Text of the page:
Well it’s official, we found the best campsite in Vermont.
Okay, so it’s not really a campground…it’s our friend’s yard, but it sure has been a nice spot to park our house. In fact, we liked it here so much that we extended our reservation into a second week — thankfully they had an opening :) All joking aside, not only has this been a beautiful and relaxing place to call home, but it’s also been great spending so much time with our long time friends, Gretchen & Michael.
They moved into this 19th century farmhouse not long after we left Vermont, and since then have been hard at work making it their own — which for them means planting lots of flowers and a huge vegetable garden.
It’s especially pretty around here in the evening when the sun gets low in the sky and a glow creeps over the yard.
I don’t typically think of Vermont as having spectacular sunsets. I guess because for the most part there’s always trees or mountains in the way, but here in the Lamoille River Valley the sunsets are pretty incredible.
It’s easy living around here. They go to work and school in the morning and we stay in the Airstream and do our work. At some point in the afternoon we all convine for dinner, or just some hanging out time. It’s also been fun spending time with their two kids, Sydney and Tosh. We’ve know then both since they were babies and have enjoyed getting to know them as older kids. One of the first things Sydney told me when we arrived was that she recently helped her mom bake an apple pie. So I put her skills to the test and we made a pie together. Although, judging by these photos it looks like I made her do all the work. I guess I must have helped a little, but the truth is that she’s got this pie thing down.
Not to be outdone by our tasty pie, the other apple-icious activity around here was Cider Fest 2015, an annual cider pressing party put on by friend’s of Gretchen and Michael. They extended the invitation to us and we (okay, it was mostly Tim) pitched in by helping collect apples the day before the party. Apparently, it’s a good year for apples and all the trees are loaded to the max with fruit. Since the apples don’t need to be perfect for cider, Tim & Michael got to work shaking the trees and collecting the apples on a tarp.
It was a pretty successful method, and eventually the entire back of the truck was filled.
On the day of the party we arrived to find many more apples all ready to be ground up and pressed into cider. Because you can never have too many apples, we also piled into their wagon and went to collect more.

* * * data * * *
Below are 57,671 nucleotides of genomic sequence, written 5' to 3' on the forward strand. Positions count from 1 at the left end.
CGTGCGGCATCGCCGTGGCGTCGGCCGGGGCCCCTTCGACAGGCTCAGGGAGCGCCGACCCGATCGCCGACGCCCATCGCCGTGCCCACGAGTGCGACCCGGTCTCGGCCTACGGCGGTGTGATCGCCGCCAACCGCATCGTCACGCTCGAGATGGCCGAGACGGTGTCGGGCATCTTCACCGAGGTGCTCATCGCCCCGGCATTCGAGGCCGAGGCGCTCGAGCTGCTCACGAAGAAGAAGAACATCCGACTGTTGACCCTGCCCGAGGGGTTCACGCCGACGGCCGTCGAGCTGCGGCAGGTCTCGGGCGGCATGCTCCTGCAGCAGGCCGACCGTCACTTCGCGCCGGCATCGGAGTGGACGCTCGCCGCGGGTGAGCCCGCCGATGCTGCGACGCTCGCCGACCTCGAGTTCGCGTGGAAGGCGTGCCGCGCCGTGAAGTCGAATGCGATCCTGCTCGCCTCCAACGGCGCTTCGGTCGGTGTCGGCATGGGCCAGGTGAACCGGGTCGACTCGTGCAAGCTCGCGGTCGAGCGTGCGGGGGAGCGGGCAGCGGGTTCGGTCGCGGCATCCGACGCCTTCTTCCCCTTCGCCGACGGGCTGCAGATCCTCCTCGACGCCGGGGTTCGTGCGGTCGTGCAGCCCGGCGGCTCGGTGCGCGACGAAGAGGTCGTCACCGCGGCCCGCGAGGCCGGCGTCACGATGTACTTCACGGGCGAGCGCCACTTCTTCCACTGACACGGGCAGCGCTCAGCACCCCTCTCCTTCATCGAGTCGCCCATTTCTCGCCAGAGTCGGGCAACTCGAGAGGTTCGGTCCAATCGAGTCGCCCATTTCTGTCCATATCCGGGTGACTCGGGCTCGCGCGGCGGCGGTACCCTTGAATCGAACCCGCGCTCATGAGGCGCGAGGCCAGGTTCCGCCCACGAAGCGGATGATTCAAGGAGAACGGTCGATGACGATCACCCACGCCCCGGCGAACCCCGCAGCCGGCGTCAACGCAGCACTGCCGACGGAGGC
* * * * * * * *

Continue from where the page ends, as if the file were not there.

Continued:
The cider press is the antique kind that you hand crank to grind the apples, and then press to make the juice. Both the kids and adults took turns cranking for many, many hours.
It didn’t take long for the cider to start flowing.
The leftover apple mash was fed to the resident cows and pigs. This is real working farm where they raise organic pigs, Icelandic sheep, organic chicken and grass-fed Angus beef cows. If you ever find yourself in northern Vermont and want some all natural, pasture raised local meat, the Old Homestead Farm is definitely the place to go.
As the night wore on the cider was transferred to an assortment of jugs that people brought along, as well as a large wooden cask that will be saved and made into hard cider for next year. No one kept an accurate count of how much cider was produced, but one estimate put it at around 60 gallons!
And the fun didn’t end there. We had a giant feast which included many side dishes and deserts, along with fresh fried chicken and grilled steaks form the farm, an apple shaped piñata for the kids, and two kinds of hard cider from last year’s party for the adults. Good times all around. Kind of makes us want to come back next year…
Aside from having fun with apples, we also got out for a small hike up to Sterling Pond this week. This was one of our favorite local hikes when we lived in the area, and it was fun to go back after so many years.
The pond is at the top of Sterling Mountain which is part of the Smuggler’s Notch Ski Area. If you hike around to the north side of the pond and make your way over to the top of the Sterling lift line you can look down into the valley where we once lived.
That’s about it for this week. I think with picking, pies, and cider making we’ve exhausted all the apple activities, but it is still just the beginning of the season, so who knows what next week will bring.